3. Hand saws- Get a cross cut (for cutting across the grain) and a rip   saw (for cutting with the grain or length of the board). Remember,   you are powering the saw.  Using the wrong saw for the job just   makes it that much harder.
  4. Bow saw- Think of a very coarse blade where the string on a bow is.    These are excellent for cutting firewood or demolition.
  5. Hand drill with an adjustable chuck- Yep, for making holes.
  6. Several crescent wrenches- get as many different sizes as possible.    They fit every size nut and bolt.  The older the better.    The steel and fit of the moving parts is so much better than todays   tools.
  7. Hand planes- Get a small jack plane (4-6” long) for rounding   off sharp edges and smoothing edges of lumber.  If you can find   one, get a jointer plane.  These are up to 2 feet long and are   for planning the faces of lumber for say a table top.
  8. Axe & hatchet- for felling trees and making kindling.    Again, keep them sharp.
  9. Clamps and vises- there are many different kinds.  Bar, C-clamp,   pressure, and table top.  Collect as many as possible as they have   a multitude of uses.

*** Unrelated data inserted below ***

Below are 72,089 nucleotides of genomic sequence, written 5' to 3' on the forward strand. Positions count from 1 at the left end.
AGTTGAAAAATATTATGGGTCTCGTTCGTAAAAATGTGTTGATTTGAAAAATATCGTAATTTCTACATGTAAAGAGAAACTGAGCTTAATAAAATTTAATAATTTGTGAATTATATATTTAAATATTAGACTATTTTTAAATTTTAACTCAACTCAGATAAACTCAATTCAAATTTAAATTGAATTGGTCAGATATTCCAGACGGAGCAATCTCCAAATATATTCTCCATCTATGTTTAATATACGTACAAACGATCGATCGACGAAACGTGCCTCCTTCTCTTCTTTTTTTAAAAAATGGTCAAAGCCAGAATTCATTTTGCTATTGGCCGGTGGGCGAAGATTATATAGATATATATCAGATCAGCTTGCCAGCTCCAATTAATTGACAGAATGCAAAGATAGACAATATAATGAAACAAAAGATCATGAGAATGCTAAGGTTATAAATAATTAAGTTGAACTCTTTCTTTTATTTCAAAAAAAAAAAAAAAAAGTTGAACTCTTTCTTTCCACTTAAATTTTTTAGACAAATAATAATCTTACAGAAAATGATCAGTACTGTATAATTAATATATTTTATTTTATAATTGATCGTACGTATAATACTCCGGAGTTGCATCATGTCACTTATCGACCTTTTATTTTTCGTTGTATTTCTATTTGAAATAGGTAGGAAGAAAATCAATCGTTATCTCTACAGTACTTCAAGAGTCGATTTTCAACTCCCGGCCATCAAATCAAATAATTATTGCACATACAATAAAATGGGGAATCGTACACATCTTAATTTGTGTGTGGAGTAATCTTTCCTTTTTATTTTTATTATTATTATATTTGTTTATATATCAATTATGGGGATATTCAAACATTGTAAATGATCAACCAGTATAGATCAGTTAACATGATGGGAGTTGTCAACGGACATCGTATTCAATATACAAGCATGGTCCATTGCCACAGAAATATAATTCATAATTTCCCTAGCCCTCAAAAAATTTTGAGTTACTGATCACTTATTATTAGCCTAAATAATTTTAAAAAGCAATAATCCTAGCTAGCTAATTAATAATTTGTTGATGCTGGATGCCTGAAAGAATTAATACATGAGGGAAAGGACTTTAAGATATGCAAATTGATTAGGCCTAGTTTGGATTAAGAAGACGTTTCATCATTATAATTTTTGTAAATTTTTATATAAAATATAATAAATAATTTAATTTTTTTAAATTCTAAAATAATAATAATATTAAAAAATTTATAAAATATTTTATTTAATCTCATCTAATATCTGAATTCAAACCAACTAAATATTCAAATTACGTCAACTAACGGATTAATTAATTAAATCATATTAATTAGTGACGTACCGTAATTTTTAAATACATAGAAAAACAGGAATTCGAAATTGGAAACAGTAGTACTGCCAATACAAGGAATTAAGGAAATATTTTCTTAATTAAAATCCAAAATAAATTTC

10. Squares- Get a framing square that has a etched table for cutting   common and hip rafters.  Small squares to carry in your tool belt.    They allow you to mark a line square (90 degrees) to an edge.
  11. Levels- Try to get a 4’, 2’, and pocket level.  The have small glass vials embedded in them   with a trapped air bubble.  When you lay the level on the   project and the bubble is between the two lines on the vial you know   its level.
  12. Plumb bob- This is a brass or steel cone shaped tool (think of a top)   with a string attached that when you need to mark a spot directly beneath   a roof (for a column).
  13. Crowbar- The come in many sizes and lengths.  Two of the handiest   are a “Wonder bar” it is made of flat iron (2” wide) and has v-notches cut on both ends to help remove nails.    Handy for reclaiming dimensional lumber.  The other is made   of octagonal solid steel bar with a hook on the end.  They can   also be used to remove stubborn nails and their shape makes them great   for leveraging and lifting great weight.
  14. Hammers – Again many sizes.  Usually sold by weight of the head.    I recommend a 20 oz. framing hammer, a smaller cabinet hammer,   and a tack hammer for small nails.